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Friday, 31 December 2010

Napier-Nelson-New Years Eve 2010, 13th-31st December

Napier turned out to be a really good experience for us. We stayed with a British couple who have moved to the city recently. Ruth is a dentist and her husband Rowan is still looking for that perfect job. They are renting a colonial style town house near the centre of the self named ‘Art-Deco’ capital of the world. Indeed, theirs is one of only a few houses to survive the great earthquake which struck the city back in the 1930’s. Ruth and Rowan made us feel very welcome and gave us lots of tips about where to go while we were in town. We ate some lovely food while at their place, a BBQ on the first night was followed up with one of our home cooked chillis and Ruth cooked a special secret recipe chocolate pudding on our last night there. It was good to hang around with some Brits for a few nights. A good chance to discuss the differences between life over here and life at home.

We decided to check out some of the cycle paths which connect the city to the surrounding countryside, winding their way through vineyards and orchards, they are a pleasure to ride through. One of the paths leads to an even more impressive location – that of a boutique ice-cream parlour called Rush Munros in Hastings. Naturally we gorged ourselves on 2 massive Sundaes with lots of different toppings, a delicious reward for all the cycling.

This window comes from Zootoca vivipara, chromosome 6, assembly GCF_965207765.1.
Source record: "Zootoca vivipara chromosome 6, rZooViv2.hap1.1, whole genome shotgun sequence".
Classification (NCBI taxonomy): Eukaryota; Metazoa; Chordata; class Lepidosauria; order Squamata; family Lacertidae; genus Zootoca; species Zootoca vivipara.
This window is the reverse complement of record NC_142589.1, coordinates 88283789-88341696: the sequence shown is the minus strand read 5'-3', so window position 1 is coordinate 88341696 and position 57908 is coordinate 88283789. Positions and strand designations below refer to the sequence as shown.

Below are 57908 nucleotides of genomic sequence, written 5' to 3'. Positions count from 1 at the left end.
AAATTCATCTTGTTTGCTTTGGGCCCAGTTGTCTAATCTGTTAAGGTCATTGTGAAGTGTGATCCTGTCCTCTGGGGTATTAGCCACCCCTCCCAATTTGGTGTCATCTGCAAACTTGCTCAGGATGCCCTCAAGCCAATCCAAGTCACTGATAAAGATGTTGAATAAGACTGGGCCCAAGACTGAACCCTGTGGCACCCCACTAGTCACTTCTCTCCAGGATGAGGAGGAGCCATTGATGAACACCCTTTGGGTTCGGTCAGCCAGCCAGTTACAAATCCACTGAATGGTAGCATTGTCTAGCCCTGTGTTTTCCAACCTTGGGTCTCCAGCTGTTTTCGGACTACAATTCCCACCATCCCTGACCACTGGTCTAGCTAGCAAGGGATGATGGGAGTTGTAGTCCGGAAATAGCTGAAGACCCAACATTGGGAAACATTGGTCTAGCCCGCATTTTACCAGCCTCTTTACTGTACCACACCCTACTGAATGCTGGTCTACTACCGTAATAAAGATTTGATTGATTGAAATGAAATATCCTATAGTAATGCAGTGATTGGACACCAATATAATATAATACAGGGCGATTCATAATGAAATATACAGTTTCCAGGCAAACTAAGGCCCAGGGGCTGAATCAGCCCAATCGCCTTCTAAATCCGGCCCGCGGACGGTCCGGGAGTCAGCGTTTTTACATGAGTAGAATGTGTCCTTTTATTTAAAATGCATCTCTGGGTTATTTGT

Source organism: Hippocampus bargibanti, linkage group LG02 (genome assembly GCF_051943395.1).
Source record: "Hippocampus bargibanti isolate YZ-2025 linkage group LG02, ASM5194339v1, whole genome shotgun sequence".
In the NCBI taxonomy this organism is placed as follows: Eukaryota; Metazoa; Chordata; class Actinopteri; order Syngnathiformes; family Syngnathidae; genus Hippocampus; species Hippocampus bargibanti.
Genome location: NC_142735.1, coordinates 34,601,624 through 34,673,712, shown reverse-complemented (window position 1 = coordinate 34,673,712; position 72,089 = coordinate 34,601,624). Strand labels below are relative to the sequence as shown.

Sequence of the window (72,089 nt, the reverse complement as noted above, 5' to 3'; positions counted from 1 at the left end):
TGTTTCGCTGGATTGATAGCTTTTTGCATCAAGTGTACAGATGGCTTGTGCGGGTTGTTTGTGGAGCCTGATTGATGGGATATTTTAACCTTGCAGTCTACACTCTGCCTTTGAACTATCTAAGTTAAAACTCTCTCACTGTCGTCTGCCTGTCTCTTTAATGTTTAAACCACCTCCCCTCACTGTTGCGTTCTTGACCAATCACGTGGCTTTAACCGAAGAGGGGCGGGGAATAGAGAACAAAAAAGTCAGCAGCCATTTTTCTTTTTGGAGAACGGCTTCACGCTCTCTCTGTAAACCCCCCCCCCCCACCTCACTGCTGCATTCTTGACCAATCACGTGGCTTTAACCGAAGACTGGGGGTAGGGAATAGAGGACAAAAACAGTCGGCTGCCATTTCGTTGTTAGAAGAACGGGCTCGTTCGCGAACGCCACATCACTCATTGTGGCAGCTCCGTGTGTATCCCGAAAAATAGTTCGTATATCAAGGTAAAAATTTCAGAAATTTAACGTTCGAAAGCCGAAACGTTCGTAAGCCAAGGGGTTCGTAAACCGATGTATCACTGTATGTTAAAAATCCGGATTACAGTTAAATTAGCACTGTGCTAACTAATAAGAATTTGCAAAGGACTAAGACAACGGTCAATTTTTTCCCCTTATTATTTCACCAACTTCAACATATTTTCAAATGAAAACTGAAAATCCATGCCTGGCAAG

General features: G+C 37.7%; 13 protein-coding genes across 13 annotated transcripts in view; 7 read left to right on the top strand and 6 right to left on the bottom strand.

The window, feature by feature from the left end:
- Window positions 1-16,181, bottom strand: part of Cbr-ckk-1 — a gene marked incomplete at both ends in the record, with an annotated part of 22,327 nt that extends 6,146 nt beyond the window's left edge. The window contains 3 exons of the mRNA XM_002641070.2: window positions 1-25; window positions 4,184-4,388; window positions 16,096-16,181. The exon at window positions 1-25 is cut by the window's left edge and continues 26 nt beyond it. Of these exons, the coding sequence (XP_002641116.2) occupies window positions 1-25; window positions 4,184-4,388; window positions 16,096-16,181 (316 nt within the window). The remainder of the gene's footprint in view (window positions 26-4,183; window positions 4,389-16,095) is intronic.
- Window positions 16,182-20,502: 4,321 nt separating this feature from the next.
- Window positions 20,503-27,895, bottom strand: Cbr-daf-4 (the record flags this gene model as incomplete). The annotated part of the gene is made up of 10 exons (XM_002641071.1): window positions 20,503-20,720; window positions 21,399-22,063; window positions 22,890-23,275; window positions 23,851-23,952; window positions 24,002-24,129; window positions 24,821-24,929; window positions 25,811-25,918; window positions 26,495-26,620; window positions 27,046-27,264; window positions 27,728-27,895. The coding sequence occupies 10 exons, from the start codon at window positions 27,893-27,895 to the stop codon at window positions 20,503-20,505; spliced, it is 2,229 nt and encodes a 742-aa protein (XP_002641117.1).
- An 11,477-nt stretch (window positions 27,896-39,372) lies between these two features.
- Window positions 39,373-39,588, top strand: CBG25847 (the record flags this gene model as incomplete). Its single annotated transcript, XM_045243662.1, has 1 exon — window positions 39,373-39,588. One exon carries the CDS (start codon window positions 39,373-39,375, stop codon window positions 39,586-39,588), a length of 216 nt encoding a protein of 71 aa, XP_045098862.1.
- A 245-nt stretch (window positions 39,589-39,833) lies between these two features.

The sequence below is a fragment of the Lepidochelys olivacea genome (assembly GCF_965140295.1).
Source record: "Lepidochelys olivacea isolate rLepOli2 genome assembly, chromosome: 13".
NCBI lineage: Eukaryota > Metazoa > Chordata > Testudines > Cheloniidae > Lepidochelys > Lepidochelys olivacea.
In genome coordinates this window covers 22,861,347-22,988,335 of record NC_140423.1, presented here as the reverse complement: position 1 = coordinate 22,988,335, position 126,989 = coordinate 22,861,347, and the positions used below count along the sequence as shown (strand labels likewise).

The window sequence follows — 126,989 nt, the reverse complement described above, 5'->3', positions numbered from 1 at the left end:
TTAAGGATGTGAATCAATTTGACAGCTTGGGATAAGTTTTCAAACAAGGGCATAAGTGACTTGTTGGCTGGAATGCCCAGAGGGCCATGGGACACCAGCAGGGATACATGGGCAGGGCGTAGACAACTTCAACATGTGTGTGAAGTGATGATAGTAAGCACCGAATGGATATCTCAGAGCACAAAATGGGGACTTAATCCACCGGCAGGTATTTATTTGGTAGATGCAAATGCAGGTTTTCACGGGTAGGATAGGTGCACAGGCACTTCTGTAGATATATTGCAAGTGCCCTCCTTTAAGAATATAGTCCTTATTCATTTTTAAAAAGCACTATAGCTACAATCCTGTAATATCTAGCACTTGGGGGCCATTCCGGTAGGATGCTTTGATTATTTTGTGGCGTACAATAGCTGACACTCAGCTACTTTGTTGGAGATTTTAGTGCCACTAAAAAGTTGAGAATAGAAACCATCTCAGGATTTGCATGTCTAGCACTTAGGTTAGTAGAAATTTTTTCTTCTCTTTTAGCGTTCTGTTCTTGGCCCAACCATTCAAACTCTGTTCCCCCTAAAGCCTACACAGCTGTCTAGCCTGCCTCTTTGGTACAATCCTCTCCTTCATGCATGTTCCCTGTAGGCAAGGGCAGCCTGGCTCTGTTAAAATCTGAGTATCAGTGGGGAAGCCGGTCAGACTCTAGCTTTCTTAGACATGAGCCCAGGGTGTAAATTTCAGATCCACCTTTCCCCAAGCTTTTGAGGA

For the first time in 14 years I was able to meet Aunty Margaret (a relative of my sister-in-law), the last time we two met was at my brother’s wedding. We had been in contact via email and it was such a pleasure to visit her at her house. Ivan, her husband, showed us round his very impressive garden and we even got to sample his fresh strawberries and drink tea with lots of cakes and cookies. The strangest experience occurred while we were at Margaret and Ivan’s house; they have framed photos of my brother and his wife on their wedding day. It felt really odd seeing those on the wall and being so far away on the other side of the world. Ivan drove the three of us up to a nearby lookout and gave us a tour of their neighbouring townships before we parted and moved on to a Christmas celebration which was taking place in a local park.


‘Christmas In The Park’ is an annual event in the city of Napier. It is a free event with bands and carols and the compulsory visit of Santa who arrived in true traditional style – on the back of a fire engine. Young children and teenage girls were in hot pursuit of the vehicle, though I suspect for different reasons! It is a massive event with over 25,000 people. We sang carols with our ‘couchsurf’ hosts and our 'WWOOFing' friends from Germany. I couldn’t believe that they didn’t put on any buses to get people into town after the event. We ended up giving our German friends a lift into town on the back of our bikes the end of the evening. It was quite a long way and I was only able to carry Manuel a short distance due to the fact that he is 6”2” and nearly broke the bike we were on! But Mel managed to get Anette home safely, Manuel ended up jogging the 6 km back to the city. If you are reading this Manuel – sorry about that mate!!